Threads of Fate
Reviewed: 01/01/2004


A while after the release of Brave Fencer Musashi, there were rumors that Squaresoft had a sequel planned. Later, it was revealed that the game being discussed was similar in play and concept, but indeed a different game: Threads of Fate.

This game allows the player to choose from two possible main characters: The all-business Rue and the slightly corrupt magician, Princess Mint. The character the player picks will determine a number of things for their adventure. First off, you see the story from a different perspective with each character. Secondly, the story you see will have similar components and layout, but be significantly different from that of the other hero. For example, whichever hero you choose will ultimately be the one that finishes off the main boss. Also, scenarios that you don’t see the other hero experience will be only playable by being the other person. This makes for an interesting story with boosted replay value.

Your two quests will obviously have similar gameplay, but combat is as different as night and day from hero to hero. Rue has a special jewel in his forehead (the origin of which is something you find out in the storyline) that allows him to transform into mosters that he has defeated and, in effect, use all of their skills and powers to his advantage. At any given time, he can tranform into any of the last four monsters he beat. In the dungeons that are exclusive to Rue’s version of the story, knowing what monster’s power to use at what time is the key to progress. Meanwhile, Mint uses powerful magic to wipe her enemies out. While she can hack and slash with her magic rings just as Rue can slice and dice with his sword, she also learns many types of magic throughout the game. Much like Rue’s transformations, using the magic in the right places is clutch for completing Mint’s adventure.

This adventure I speak of is one involving the hunt for an ancient relic that brings its owner unimaginable power. Rue needs this relic to revive his recently-killed sister. Mint wants it for, in her own words, “world domination, baby!” The main two, as well as the other characters in the game, all have distinct personalities, which is pretty much a must for decent story telling. Rue is calm and serious about most everything, while Mint is always hilarious in her freaking out about things. And the Pirate, Captain Roy, who camps outside of Corona, is such a cool guy. I won’t explain more about him because he’s just a dude you need to meet for yourself. The story itself might lack splendor, but the good cast helps make up for it.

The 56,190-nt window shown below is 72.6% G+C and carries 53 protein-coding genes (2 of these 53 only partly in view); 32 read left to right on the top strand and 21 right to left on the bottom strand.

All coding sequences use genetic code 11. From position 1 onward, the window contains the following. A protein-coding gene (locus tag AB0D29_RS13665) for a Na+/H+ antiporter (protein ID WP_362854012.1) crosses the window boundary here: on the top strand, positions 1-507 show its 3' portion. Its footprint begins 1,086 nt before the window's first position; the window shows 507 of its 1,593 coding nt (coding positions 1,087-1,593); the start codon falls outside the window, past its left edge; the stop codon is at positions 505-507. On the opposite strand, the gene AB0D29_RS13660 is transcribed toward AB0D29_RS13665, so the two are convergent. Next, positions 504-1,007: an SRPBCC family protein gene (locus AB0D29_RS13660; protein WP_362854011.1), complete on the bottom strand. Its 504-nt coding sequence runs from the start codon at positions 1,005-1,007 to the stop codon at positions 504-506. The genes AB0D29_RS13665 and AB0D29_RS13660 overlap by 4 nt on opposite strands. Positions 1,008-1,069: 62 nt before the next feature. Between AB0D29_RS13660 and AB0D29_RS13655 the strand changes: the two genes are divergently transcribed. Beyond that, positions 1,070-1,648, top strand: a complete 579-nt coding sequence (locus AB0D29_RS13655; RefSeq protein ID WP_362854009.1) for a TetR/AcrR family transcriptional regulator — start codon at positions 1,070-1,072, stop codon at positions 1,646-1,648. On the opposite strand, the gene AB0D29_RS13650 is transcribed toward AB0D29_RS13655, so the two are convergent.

Screen Shot
2D gameplay in a 3D world.

The gameplay is analogous to Brave Fencer Musashi, which surely assisted in those sequel rumors. One difference other than the obvious combat change is the observation that most all of the action in Brave Fencer was at least 2.5D (3D even moreso), with a few exceptions. In Threads of Fate, the majority of the action play is done Klonoa-style, with 3D graphics, but mainly just a 2D movement range. The larger portion of areas will have some 3D movements with the camera and such things, but the play itself uses principles set forth by 2D platformers (with RPG-style growth and stats mixed in, of course). Most boss fights are in true 3D, but that’s about it for complete 3D action in ToF.

Said gameplay is very fun…most of the time. This game has some obstacles/situations that are just plain hard. Seriously, don’t let the kiddy art style fool you; no matter who you are, you will get your ass handed to you somewhere in Threads of Fate. It’s not unbeatable, but as a caution, it can get frustrating, and it’s not always the gamer’s fault. The gameplay loses a bit here. Fortunately, replay value is increased by the presence of a “New Game +”. This works the same way as it does in Chrono Cross, allowing for the restart of a game with the character in the same status you cleared it with. This is a good idea, but doesn’t really do much for the game. What’s the point in playing when there’s nothing extra to collect and no risk of dying till the final boss fight?

The graphics in the game are great. While ToF has no CG cinema’s to dance with Parasite Eve, the game is dazzlingly colorful, and everything has good detail. The fact that the game looks the way it does and offers full camera rotation is an amazing accomplishment on the part of Square. The sound effects and music match the game’s style, but the only music track that struck me as real-world priaseworthy was the one that plays in the town of Corona. Meh.

Perhaps in part due to lack of competition, Threads of Fate is the best action RPG on the Playstation. The gameplay, although sometimes frustrating, can still deliver that all-important element of fun. The graphics and sound/music are respectable even to this day in a new console generation, and the cast is as entertaining as any you’ll find in an action RPG. The two-character concept and “New Game +” feature encourage replay value, and the game’s presentation is top-notch. Square did a lot of things right in Threads of Fate.

-Heath Hindman

Score Breakdown
Out of 10
See our Review Criteria
Gameplay Great
Story Good
Graphics Great
Sound/Music Below Average
Replay Value Excellent
The Verdict: Great